Band members                             Related acts

  line up 1 (1974)

- Josef Blocker -- drums, vocals

- George Bohanon -- vocals, trombone

- Oscar Brashear -- trumpet

- Leon Chancler -- drums

- Earl Derouen -- percussion

- Chuck Rainey -- bass

- Ernie Watts - sax, flute


  line up 2 (1976-77)

- Reggie Andrews -- vocals, keyboards, percussion

- Josef Blocker -- drums, vocals (replaced Leon Chancler)

- George Bohanon -- vocals, trombone

- Oscar Brashear -- trumpet

- Vander Lockett -- percussion, vocals (replaced Earl Derouen)

- Curtis Robertson Jr. -- bass (replaced Chuck Rainey)

- Ernie Watts - sax, flute


  supporting musicians:

- Deniece Williams -- vocals

- Syreeta Wright -- vocals





- none known





Genre: soul

Rating: 2 stars **

Title:  Celebration

Company: Horizon

Catalog: SP 713

Country/State: Los Angeles, California

Grade (cover/record): VG+/VG+

Comments: gatefold sleeve

Available: 1

Catalog ID: 121

Price: $15.00


As a teenager I can remember smiling at the new age crapola that Maurice White and Earth, Wind and Fire use to put on their mid-1970s albums.  I loved the music, but some of the saccharine liner notes were a hoot.  And then I stumbled on the band Karma which managed to take the whole new age scene to another level of absurdity.   To pull a quote from the liner notes accompanying 1977's "Celebration" -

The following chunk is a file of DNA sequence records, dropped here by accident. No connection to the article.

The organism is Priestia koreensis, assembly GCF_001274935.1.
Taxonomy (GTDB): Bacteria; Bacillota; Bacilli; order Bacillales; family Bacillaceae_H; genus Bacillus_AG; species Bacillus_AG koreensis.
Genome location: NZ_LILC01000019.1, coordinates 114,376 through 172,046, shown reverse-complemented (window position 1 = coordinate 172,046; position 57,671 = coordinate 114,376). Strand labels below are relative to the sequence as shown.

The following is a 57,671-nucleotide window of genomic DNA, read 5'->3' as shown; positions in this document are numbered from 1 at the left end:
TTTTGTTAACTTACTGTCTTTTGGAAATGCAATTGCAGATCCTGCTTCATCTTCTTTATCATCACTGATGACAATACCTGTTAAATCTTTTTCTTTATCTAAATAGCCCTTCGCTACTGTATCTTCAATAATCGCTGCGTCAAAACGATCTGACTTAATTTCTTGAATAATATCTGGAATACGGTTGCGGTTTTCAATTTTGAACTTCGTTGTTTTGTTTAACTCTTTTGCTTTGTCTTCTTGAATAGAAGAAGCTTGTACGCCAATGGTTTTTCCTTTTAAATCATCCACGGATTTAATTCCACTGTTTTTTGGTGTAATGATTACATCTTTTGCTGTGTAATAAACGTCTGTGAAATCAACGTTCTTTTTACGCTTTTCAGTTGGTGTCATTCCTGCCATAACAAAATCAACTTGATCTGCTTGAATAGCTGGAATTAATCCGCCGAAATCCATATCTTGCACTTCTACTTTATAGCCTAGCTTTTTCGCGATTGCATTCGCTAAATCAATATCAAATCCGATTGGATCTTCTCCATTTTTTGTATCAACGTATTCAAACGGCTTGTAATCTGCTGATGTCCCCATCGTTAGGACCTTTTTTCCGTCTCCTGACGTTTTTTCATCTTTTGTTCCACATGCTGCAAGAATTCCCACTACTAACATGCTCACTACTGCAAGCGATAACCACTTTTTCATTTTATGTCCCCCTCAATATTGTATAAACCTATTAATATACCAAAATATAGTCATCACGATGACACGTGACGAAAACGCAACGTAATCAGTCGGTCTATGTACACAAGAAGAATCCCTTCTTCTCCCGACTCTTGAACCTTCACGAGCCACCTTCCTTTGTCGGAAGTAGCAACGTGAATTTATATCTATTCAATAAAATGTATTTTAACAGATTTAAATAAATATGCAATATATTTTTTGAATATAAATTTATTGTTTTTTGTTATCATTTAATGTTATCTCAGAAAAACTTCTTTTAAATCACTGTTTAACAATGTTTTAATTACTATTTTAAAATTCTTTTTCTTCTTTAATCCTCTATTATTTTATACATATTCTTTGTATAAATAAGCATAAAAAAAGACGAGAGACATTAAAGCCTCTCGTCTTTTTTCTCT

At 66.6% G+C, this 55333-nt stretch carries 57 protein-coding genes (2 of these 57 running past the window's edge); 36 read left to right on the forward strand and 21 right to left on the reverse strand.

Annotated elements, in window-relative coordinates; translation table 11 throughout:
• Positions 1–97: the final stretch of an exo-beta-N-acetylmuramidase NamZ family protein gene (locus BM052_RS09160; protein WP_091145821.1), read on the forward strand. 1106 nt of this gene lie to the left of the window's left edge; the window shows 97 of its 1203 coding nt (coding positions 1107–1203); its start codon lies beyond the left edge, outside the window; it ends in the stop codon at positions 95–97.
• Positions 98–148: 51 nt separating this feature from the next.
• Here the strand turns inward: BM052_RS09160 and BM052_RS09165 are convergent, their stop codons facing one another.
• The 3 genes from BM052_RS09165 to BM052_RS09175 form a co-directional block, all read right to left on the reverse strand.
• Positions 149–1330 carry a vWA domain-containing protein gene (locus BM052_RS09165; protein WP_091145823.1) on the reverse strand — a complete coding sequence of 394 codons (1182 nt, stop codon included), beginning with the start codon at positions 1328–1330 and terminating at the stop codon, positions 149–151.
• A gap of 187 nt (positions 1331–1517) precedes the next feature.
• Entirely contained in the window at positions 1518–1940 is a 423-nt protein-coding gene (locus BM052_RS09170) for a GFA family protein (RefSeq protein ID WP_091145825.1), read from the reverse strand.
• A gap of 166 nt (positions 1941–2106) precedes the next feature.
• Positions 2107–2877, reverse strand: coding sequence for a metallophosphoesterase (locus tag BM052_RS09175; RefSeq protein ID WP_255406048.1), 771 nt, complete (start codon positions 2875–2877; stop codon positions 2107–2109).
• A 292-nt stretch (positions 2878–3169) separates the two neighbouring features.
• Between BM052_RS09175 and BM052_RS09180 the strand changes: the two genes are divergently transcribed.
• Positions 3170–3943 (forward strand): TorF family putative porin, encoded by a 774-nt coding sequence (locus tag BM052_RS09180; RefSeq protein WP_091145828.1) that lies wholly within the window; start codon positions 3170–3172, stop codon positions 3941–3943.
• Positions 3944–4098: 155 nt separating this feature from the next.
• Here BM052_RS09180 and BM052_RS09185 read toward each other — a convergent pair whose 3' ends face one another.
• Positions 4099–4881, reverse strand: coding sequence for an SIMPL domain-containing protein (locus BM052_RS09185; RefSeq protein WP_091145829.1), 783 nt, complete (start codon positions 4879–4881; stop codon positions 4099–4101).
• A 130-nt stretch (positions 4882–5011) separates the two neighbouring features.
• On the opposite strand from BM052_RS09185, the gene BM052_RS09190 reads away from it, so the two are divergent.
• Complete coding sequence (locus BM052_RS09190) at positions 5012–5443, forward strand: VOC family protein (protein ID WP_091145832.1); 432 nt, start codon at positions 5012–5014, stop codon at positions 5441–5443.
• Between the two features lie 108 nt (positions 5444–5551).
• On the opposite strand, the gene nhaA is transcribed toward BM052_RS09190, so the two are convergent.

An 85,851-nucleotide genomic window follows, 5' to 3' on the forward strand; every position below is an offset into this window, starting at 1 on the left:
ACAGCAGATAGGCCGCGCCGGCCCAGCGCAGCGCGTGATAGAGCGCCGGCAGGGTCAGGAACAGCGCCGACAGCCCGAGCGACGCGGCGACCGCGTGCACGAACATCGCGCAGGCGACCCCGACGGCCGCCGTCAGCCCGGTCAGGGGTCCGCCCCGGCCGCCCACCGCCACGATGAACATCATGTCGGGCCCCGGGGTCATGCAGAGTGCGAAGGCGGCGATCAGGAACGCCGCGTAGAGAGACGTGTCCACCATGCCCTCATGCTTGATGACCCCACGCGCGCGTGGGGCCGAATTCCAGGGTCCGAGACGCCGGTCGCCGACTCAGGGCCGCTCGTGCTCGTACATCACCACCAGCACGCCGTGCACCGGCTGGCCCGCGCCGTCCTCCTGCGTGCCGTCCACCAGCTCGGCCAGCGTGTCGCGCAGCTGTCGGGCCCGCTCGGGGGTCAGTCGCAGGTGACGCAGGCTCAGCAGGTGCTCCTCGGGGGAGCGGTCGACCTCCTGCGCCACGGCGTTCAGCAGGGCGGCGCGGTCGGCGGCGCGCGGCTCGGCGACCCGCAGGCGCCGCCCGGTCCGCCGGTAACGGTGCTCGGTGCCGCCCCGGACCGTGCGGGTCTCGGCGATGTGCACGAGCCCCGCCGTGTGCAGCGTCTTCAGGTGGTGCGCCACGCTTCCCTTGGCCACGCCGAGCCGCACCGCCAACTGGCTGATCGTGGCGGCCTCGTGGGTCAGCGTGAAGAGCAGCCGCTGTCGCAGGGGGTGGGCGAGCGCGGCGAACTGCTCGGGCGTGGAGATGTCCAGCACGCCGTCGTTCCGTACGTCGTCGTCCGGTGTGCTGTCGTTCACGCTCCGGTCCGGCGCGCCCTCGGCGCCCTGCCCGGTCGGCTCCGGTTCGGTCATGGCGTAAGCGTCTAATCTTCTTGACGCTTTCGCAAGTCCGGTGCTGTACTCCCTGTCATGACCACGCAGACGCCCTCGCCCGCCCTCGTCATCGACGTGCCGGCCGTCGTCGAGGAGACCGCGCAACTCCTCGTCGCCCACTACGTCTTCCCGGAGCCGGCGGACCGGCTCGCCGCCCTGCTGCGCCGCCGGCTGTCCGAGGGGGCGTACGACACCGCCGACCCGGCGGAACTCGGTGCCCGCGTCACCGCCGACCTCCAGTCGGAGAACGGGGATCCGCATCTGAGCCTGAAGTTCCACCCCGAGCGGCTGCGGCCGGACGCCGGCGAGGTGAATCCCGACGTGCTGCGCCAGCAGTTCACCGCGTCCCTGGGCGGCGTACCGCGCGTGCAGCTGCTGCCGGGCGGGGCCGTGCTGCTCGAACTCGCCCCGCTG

"Making this album was a time of creative exchange and interplay of love, happiness and affection.  Thanks to the Creator who inspires all music for He is music.  Hopefully this feeling of celebration, sharing and giving will transcend through this disc and make you a part of this union."


I can't tell you a great deal about this outfit, other than the band seemed to have evolved out of a series of studio jam sessions with a varying cast of contributors.  The liner notes indicate the closing track 'Amani' was recorded in May 1974.  By the time their debut was released, the band featured the talents of keyboardist Reggie Andrews, drummer Josef Blocker, trombone player George Bohanon, trumpet player Oscar Brashear, percussionist Vander Lockett, bassist Curtis Robertson Jr., and sax player Ernie Watts.  Collectively the seven members stood as an impressive collection of L.A.-based studio musicians who had played on hundreds, if not thousands of albums.  So what happened when these studio pros decided to step away from the background into the spotlight ?    Well, you probably won't be surprised to learn that the synergism that one would have hoped for, simply didn't materialize ...  = )


Signed by A&M's short-lived Horizon imprint, "Celebration" was co-produced by Andrews and Bohanon.  Musically the collection had a distinctive mid-1970s flavor, with a number of tracks sounding like Steely Dan-styled jazz-rock ...   Anyone who grew up listening to "Aja" will probably recognize the sound and groove on tracks like 'So True (Life Should Be)', 'Kwanzaa' and 'Well'.  Elsewhere the opener 'Funk de Mambo'  found the band taking an ineffective stab at disco, while .....     


"Celebration" track listing:
(side 1)

1.) Funk de Mambo   (Reggie Andrews - Curtis Robertson Jr. -  Josef Blocker) - 4:30  rating: ** stars

Built around Andrews bubbly synthesizers and showcasing Deniece Williams and Syreeta Wright on vocals, 'Funk de Mambo' was a mindless disco-flavored dance track.  The interplay between Andrews synthesizers and Watts' sax was momentarily entertaining, but you couldn't have been blamed for thinking this was something off of a Boney M album.  Probably due to the fact it was the album's most overtly commercial track, Horizon tapped it as a single.